Carers face overload under NHS drive to reduce waiting lists

Pressures on the National Health Service to reduce waiting lists
are putting additional burdens on carers, according to new research
by the Carers National Association, writes Lauren

The survey findings, published to coincide with the start of
National Carers Week, show that more than a third of carers were
not consulted prior to the discharge from hospital of the person
they were caring for.

Only one in five of the 2,000 carers surveyed received a copy of
the discharge plan, and nearly half said their comments and
concerns were not taken into account.

Carers from ethnic minorities were even less likely to be
consulted, have their concerns taken on board or be included in the
planning process than their white counterparts, findings show.

The lack of co-ordination between health and social care staff
was highlighted as a major area of concern, with carers calling for
the different professions to work more closely together both before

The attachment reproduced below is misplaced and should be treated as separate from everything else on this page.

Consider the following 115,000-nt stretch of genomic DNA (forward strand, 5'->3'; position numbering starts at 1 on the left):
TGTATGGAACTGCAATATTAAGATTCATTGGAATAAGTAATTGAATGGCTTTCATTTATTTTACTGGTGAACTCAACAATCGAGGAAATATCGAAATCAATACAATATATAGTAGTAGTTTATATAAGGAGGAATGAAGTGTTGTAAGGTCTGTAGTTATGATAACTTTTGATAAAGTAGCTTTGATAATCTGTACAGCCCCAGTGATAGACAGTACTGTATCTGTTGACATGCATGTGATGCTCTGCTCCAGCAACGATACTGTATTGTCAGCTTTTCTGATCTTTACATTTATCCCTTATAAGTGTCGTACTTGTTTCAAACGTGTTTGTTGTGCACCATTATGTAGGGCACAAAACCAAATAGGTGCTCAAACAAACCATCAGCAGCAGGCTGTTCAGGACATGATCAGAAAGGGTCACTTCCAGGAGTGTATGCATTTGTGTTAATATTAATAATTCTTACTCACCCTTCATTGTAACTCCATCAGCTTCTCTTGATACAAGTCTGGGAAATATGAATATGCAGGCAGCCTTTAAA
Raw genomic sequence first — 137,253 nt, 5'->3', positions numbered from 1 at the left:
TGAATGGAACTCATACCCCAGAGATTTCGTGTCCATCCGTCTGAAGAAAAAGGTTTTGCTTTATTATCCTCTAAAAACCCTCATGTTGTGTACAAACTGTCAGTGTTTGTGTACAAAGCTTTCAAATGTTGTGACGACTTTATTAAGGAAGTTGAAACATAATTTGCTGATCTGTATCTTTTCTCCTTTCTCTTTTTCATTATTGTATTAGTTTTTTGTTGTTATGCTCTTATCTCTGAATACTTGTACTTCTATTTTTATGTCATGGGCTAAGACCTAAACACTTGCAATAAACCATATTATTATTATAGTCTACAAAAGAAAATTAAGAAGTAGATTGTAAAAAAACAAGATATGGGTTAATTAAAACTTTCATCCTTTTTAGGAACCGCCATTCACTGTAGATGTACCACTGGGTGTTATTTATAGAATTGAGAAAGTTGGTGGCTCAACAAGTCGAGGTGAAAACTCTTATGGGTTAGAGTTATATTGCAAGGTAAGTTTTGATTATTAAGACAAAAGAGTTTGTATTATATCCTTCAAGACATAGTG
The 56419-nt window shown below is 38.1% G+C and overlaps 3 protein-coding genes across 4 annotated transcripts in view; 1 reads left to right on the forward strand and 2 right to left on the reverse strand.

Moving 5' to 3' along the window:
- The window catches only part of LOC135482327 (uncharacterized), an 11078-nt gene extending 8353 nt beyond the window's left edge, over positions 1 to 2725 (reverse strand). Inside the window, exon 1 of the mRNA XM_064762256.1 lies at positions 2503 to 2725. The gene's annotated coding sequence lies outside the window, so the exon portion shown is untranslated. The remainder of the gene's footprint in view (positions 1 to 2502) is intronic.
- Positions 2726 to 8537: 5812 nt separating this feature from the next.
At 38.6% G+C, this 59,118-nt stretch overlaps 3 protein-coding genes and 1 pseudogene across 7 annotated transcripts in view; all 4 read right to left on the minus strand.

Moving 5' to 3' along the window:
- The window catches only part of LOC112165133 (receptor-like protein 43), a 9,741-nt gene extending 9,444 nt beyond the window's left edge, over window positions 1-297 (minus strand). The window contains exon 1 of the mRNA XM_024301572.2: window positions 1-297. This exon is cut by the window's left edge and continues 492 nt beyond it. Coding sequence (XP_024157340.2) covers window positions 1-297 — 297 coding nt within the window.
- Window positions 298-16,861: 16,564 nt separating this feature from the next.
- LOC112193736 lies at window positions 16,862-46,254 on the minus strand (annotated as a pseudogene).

and after a patient is discharged.

Many carers said they were left to cope with unacceptable
situations and 43 per cent said they were not given sufficient
help. Almost half of respondents felt the person they cared for had
been sent home too early.

Only half of the carers were told about the sorts of care that
would be needed after leaving hospital and a massive 71 per cent
said they were not told about alternatives to caring for the person
at home, such as residential care or sheltered housing.

Half of the carers had not received an assessment of their needs
despite being entitled to one – a figure which grew to 60 per cent
of carers providing between 51 and 100 hours of care a week.

Diana Whitworth, CNA chief executive, said the findings
presented a “serious challenge” to the new government, and added to
a growing body of evidence which suggests that carers are having to
“pick up the pieces as hospital discharge policies fail”.

“The offensive concept of bed-blocking and the drive to cut
waiting lists are clearly a factor,” Whitworth said. “We need a
more enlightened approach which places the needs of patients and
carers at its heart.”

The report titled ‘You Can Take Him Home Now’ can be seen at




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